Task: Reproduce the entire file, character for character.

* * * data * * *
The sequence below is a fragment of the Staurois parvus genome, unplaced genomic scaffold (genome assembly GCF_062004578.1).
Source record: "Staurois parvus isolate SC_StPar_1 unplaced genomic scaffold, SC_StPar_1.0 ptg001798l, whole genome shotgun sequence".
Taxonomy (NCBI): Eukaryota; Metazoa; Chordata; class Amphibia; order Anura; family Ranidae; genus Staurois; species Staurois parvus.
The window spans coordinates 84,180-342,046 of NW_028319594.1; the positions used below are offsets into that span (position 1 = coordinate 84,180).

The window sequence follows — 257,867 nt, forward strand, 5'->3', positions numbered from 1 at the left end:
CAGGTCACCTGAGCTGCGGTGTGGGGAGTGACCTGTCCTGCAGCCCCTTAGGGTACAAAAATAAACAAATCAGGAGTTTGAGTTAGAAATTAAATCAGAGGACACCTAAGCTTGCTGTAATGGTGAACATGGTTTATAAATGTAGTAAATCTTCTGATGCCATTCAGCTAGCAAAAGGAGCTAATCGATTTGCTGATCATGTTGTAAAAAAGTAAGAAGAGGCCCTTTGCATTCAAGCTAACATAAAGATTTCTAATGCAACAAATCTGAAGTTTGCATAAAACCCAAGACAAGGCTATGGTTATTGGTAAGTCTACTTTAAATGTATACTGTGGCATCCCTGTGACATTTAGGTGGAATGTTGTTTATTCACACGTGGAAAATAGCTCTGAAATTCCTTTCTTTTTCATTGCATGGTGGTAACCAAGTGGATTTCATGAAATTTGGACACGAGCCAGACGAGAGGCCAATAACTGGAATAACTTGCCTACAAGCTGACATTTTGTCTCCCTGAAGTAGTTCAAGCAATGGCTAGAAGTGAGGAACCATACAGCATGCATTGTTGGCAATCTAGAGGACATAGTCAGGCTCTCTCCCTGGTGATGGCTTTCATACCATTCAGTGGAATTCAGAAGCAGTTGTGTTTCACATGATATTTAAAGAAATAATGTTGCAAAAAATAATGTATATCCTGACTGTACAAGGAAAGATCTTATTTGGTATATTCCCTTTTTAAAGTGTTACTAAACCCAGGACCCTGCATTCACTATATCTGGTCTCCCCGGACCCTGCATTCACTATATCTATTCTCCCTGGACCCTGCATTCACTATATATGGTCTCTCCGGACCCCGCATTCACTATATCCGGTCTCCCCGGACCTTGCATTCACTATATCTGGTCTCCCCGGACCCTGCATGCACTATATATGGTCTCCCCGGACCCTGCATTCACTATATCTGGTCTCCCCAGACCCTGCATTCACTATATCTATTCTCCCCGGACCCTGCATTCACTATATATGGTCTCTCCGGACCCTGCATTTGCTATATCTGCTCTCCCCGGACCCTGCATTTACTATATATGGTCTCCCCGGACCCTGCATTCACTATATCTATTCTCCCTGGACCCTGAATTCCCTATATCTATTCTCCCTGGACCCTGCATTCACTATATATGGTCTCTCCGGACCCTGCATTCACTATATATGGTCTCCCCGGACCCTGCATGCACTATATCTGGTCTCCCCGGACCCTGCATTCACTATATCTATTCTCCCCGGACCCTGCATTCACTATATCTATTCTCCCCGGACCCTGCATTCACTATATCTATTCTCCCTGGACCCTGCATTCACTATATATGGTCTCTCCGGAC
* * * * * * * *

The sequence below is a fragment of the Staurois parvus genome, unplaced genomic scaffold (genome assembly GCF_062004578.1).
Source record: "Staurois parvus isolate SC_StPar_1 unplaced genomic scaffold, SC_StPar_1.0 ptg001798l, whole genome shotgun sequence".
Taxonomy (NCBI): Eukaryota; Metazoa; Chordata; class Amphibia; order Anura; family Ranidae; genus Staurois; species Staurois parvus.
The window spans coordinates 84,180-342,046 of NW_028319594.1; the positions used below are offsets into that span (position 1 = coordinate 84,180).

The window sequence follows — 257,867 nt, forward strand, 5'->3', positions numbered from 1 at the left end:
CAGGTCACCTGAGCTGCGGTGTGGGGAGTGACCTGTCCTGCAGCCCCTTAGGGTACAAAAATAAACAAATCAGGAGTTTGAGTTAGAAATTAAATCAGAGGACACCTAAGCTTGCTGTAATGGTGAACATGGTTTATAAATGTAGTAAATCTTCTGATGCCATTCAGCTAGCAAAAGGAGCTAATCGATTTGCTGATCATGTTGTAAAAAAGTAAGAAGAGGCCCTTTGCATTCAAGCTAACATAAAGATTTCTAATGCAACAAATCTGAAGTTTGCATAAAACCCAAGACAAGGCTATGGTTATTGGTAAGTCTACTTTAAATGTATACTGTGGCATCCCTGTGACATTTAGGTGGAATGTTGTTTATTCACACGTGGAAAATAGCTCTGAAATTCCTTTCTTTTTCATTGCATGGTGGTAACCAAGTGGATTTCATGAAATTTGGACACGAGCCAGACGAGAGGCCAATAACTGGAATAACTTGCCTACAAGCTGACATTTTGTCTCCCTGAAGTAGTTCAAGCAATGGCTAGAAGTGAGGAACCATACAGCATGCATTGTTGGCAATCTAGAGGACATAGTCAGGCTCTCTCCCTGGTGATGGCTTTCATACCATTCAGTGGAATTCAGAAGCAGTTGTGTTTCACATGATATTTAAAGAAATAATGTTGCAAAAAATAATGTATATCCTGACTGTACAAGGAAAGATCTTATTTGGTATATTCCCTTTTTAAAGTGTTACTAAACCCAGGACCCTGCATTCACTATATCTGGTCTCCCCGGACCCTGCATTCACTATATCTATTCTCCCTGGACCCTGCATTCACTATATATGGTCTCTCCGGACCCCGCATTCACTATATCCGGTCTCCCCGGACCTTGCATTCACTATATCTGGTCTCCCCGGACCCTGCATGCACTATATATGGTCTCCCCGGACCCTGCATTCACTATATCTGGTCTCCCCAGACCCTGCATTCACTATATCTATTCTCCCCGGACCCTGCATTCACTATATATGGTCTCTCCGGACCCTGCATTTGCTATATCTGCTCTCCCCGGACCCTGCATTTACTATATATGGTCTCCCCGGACCCTGCATTCACTATATCTATTCTCCCTGGACCCTGAATTCCCTATATCTATTCTCCCTGGACCCTGCATTCACTATATATGGTCTCTCCGGACCCTGCATTCACTATATATGGTCTCCCCGGACCCTGCATGCACTATATCTGGTCTCCCCGGACCCTGCATTCACTATATCTATTCTCCCCGGACCCTGCATTCACTATATCTATTCTCCCCGGACCCTGCATTCACTATATCTATTCTCCCTGGACCCTGCATTCACTATATATGGTCTCTCCGGAC